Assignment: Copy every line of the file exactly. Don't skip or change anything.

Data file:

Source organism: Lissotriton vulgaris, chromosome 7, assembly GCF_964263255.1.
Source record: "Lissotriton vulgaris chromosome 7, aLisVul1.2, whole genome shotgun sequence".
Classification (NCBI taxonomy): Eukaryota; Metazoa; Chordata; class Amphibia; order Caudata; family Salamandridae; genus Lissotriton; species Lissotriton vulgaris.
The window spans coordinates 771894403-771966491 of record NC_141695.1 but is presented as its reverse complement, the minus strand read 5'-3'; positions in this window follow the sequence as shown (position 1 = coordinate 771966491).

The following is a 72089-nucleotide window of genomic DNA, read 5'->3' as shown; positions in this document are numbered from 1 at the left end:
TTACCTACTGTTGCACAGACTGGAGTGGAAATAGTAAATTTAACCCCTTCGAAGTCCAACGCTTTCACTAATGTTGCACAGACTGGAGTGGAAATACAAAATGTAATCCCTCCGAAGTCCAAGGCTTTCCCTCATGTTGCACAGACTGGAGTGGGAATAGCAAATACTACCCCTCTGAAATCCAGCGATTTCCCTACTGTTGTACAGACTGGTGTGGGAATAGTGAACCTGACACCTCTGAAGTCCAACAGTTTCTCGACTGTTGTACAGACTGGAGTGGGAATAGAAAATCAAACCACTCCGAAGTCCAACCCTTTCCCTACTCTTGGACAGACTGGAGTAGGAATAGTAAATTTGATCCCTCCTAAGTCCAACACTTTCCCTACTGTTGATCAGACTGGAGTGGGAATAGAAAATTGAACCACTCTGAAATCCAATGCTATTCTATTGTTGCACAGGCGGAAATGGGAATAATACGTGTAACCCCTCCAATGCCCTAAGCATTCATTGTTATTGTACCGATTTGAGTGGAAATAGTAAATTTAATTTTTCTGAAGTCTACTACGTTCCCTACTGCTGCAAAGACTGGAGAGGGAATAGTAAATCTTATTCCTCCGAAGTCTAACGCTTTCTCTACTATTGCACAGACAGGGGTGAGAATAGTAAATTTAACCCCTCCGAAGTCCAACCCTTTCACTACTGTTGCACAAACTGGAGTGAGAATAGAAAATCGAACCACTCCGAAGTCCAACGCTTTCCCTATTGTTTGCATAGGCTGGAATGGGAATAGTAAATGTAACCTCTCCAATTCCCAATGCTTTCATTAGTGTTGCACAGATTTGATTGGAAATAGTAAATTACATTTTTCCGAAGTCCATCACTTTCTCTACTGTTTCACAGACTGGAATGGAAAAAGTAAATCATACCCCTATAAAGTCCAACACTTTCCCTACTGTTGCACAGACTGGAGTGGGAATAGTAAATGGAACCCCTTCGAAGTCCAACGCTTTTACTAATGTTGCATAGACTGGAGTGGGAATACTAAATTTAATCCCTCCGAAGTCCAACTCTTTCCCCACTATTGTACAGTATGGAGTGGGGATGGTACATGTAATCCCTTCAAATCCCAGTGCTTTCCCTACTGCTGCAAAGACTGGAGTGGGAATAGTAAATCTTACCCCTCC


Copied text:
Source organism: Lissotriton vulgaris, chromosome 7, assembly GCF_964263255.1.
Source record: "Lissotriton vulgaris chromosome 7, aLisVul1.2, whole genome shotgun sequence".
Classification (NCBI taxonomy): Eukaryota; Metazoa; Chordata; class Amphibia; order Caudata; family Salamandridae; genus Lissotriton; species Lissotriton vulgaris.
The window spans coordinates 771894403-771966491 of record NC_141695.1 but is presented as its reverse complement, the minus strand read 5'-3'; positions in this window follow the sequence as shown (position 1 = coordinate 771966491).

The following is a 72089-nucleotide window of genomic DNA, read 5'->3' as shown; positions in this document are numbered from 1 at the left end:
TTACCTACTGTTGCACAGACTGGAGTGGAAATAGTAAATTTAACCCCTTCGAAGTCCAACGCTTTCACTAATGTTGCACAGACTGGAGTGGAAATACAAAATGTAATCCCTCCGAAGTCCAAGGCTTTCCCTCATGTTGCACAGACTGGAGTGGGAATAGCAAATACTACCCCTCTGAAATCCAGCGATTTCCCTACTGTTGTACAGACTGGTGTGGGAATAGTGAACCTGACACCTCTGAAGTCCAACAGTTTCTCGACTGTTGTACAGACTGGAGTGGGAATAGAAAATCAAACCACTCCGAAGTCCAACCCTTTCCCTACTCTTGGACAGACTGGAGTAGGAATAGTAAATTTGATCCCTCCTAAGTCCAACACTTTCCCTACTGTTGATCAGACTGGAGTGGGAATAGAAAATTGAACCACTCTGAAATCCAATGCTATTCTATTGTTGCACAGGCGGAAATGGGAATAATACGTGTAACCCCTCCAATGCCCTAAGCATTCATTGTTATTGTACCGATTTGAGTGGAAATAGTAAATTTAATTTTTCTGAAGTCTACTACGTTCCCTACTGCTGCAAAGACTGGAGAGGGAATAGTAAATCTTATTCCTCCGAAGTCTAACGCTTTCTCTACTATTGCACAGACAGGGGTGAGAATAGTAAATTTAACCCCTCCGAAGTCCAACCCTTTCACTACTGTTGCACAAACTGGAGTGAGAATAGAAAATCGAACCACTCCGAAGTCCAACGCTTTCCCTATTGTTTGCATAGGCTGGAATGGGAATAGTAAATGTAACCTCTCCAATTCCCAATGCTTTCATTAGTGTTGCACAGATTTGATTGGAAATAGTAAATTACATTTTTCCGAAGTCCATCACTTTCTCTACTGTTTCACAGACTGGAATGGAAAAAGTAAATCATACCCCTATAAAGTCCAACACTTTCCCTACTGTTGCACAGACTGGAGTGGGAATAGTAAATGGAACCCCTTCGAAGTCCAACGCTTTTACTAATGTTGCATAGACTGGAGTGGGAATACTAAATTTAATCCCTCCGAAGTCCAACTCTTTCCCCACTATTGTACAGTATGGAGTGGGGATGGTACATGTAATCCCTTCAAATCCCAGTGCTTTCCCTACTGCTGCAAAGACTGGAGTGGGAATAGTAAATCTTACCCCTCC